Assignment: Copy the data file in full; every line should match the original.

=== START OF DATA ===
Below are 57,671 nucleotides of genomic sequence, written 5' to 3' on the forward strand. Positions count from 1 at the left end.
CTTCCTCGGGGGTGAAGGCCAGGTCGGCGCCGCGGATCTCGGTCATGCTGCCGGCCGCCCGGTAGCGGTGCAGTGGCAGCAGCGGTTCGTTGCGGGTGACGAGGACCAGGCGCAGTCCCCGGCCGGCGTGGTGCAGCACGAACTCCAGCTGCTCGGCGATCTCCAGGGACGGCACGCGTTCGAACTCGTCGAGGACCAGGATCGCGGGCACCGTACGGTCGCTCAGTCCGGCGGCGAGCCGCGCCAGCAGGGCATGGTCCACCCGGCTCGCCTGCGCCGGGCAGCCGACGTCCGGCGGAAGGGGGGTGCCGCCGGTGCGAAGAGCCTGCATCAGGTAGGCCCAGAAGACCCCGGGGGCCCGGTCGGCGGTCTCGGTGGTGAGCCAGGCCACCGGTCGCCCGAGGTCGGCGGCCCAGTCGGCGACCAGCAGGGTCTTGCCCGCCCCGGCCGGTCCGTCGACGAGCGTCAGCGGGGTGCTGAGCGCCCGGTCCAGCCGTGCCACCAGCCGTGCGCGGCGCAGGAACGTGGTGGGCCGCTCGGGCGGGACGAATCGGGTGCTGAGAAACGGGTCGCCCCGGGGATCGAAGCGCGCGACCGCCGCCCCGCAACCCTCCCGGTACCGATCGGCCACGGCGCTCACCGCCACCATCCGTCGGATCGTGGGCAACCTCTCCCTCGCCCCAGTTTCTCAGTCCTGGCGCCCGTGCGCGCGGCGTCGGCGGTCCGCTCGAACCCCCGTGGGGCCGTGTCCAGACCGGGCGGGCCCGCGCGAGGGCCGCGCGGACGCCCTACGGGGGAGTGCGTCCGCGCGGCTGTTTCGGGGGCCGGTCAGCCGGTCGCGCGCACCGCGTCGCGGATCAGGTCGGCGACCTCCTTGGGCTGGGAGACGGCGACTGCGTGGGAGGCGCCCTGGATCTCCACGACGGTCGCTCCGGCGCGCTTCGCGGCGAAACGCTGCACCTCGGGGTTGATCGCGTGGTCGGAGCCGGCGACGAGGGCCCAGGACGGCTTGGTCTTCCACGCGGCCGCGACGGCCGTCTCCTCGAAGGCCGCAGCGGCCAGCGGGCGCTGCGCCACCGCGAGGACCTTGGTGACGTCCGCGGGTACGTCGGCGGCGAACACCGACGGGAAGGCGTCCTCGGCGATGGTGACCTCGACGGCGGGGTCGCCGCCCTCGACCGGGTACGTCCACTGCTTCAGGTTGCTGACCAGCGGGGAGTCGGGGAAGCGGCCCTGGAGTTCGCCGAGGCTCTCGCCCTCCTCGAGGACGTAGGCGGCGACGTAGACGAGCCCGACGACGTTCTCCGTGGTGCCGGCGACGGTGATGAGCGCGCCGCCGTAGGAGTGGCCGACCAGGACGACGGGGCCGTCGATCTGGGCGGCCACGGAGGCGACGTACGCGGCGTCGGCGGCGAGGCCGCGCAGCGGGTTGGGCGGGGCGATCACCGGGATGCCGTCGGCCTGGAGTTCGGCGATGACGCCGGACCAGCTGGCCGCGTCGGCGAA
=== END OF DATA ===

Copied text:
Below are 57,671 nucleotides of genomic sequence, written 5' to 3' on the forward strand. Positions count from 1 at the left end.
CTTCCTCGGGGGTGAAGGCCAGGTCGGCGCCGCGGATCTCGGTCATGCTGCCGGCCGCCCGGTAGCGGTGCAGTGGCAGCAGCGGTTCGTTGCGGGTGACGAGGACCAGGCGCAGTCCCCGGCCGGCGTGGTGCAGCACGAACTCCAGCTGCTCGGCGATCTCCAGGGACGGCACGCGTTCGAACTCGTCGAGGACCAGGATCGCGGGCACCGTACGGTCGCTCAGTCCGGCGGCGAGCCGCGCCAGCAGGGCATGGTCCACCCGGCTCGCCTGCGCCGGGCAGCCGACGTCCGGCGGAAGGGGGGTGCCGCCGGTGCGAAGAGCCTGCATCAGGTAGGCCCAGAAGACCCCGGGGGCCCGGTCGGCGGTCTCGGTGGTGAGCCAGGCCACCGGTCGCCCGAGGTCGGCGGCCCAGTCGGCGACCAGCAGGGTCTTGCCCGCCCCGGCCGGTCCGTCGACGAGCGTCAGCGGGGTGCTGAGCGCCCGGTCCAGCCGTGCCACCAGCCGTGCGCGGCGCAGGAACGTGGTGGGCCGCTCGGGCGGGACGAATCGGGTGCTGAGAAACGGGTCGCCCCGGGGATCGAAGCGCGCGACCGCCGCCCCGCAACCCTCCCGGTACCGATCGGCCACGGCGCTCACCGCCACCATCCGTCGGATCGTGGGCAACCTCTCCCTCGCCCCAGTTTCTCAGTCCTGGCGCCCGTGCGCGCGGCGTCGGCGGTCCGCTCGAACCCCCGTGGGGCCGTGTCCAGACCGGGCGGGCCCGCGCGAGGGCCGCGCGGACGCCCTACGGGGGAGTGCGTCCGCGCGGCTGTTTCGGGGGCCGGTCAGCCGGTCGCGCGCACCGCGTCGCGGATCAGGTCGGCGACCTCCTTGGGCTGGGAGACGGCGACTGCGTGGGAGGCGCCCTGGATCTCCACGACGGTCGCTCCGGCGCGCTTCGCGGCGAAACGCTGCACCTCGGGGTTGATCGCGTGGTCGGAGCCGGCGACGAGGGCCCAGGACGGCTTGGTCTTCCACGCGGCCGCGACGGCCGTCTCCTCGAAGGCCGCAGCGGCCAGCGGGCGCTGCGCCACCGCGAGGACCTTGGTGACGTCCGCGGGTACGTCGGCGGCGAACACCGACGGGAAGGCGTCCTCGGCGATGGTGACCTCGACGGCGGGGTCGCCGCCCTCGACCGGGTACGTCCACTGCTTCAGGTTGCTGACCAGCGGGGAGTCGGGGAAGCGGCCCTGGAGTTCGCCGAGGCTCTCGCCCTCCTCGAGGACGTAGGCGGCGACGTAGACGAGCCCGACGACGTTCTCCGTGGTGCCGGCGACGGTGATGAGCGCGCCGCCGTAGGAGTGGCCGACCAGGACGACGGGGCCGTCGATCTGGGCGGCCACGGAGGCGACGTACGCGGCGTCGGCGGCGAGGCCGCGCAGCGGGTTGGGCGGGGCGATCACCGGGATGCCGTCGGCCTGGAGTTCGGCGATGACGCCGGACCAGCTGGCCGCGTCGGCGAA